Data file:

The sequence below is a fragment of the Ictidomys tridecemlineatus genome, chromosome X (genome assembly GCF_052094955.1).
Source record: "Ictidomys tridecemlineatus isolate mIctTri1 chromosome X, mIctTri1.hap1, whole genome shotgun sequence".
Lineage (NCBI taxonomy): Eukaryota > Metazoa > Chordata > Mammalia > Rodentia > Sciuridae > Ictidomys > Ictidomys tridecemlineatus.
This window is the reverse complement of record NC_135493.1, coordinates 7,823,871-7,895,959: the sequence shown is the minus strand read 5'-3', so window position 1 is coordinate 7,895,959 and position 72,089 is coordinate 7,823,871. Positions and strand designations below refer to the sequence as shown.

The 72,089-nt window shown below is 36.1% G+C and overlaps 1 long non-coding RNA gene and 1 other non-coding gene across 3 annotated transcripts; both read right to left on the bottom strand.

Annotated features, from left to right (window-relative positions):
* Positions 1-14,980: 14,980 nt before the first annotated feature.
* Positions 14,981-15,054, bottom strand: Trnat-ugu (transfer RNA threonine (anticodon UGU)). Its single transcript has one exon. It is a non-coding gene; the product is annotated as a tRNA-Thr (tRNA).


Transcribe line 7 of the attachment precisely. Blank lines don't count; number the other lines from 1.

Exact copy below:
* Positions 1-14,980: 14,980 nt before the first annotated feature.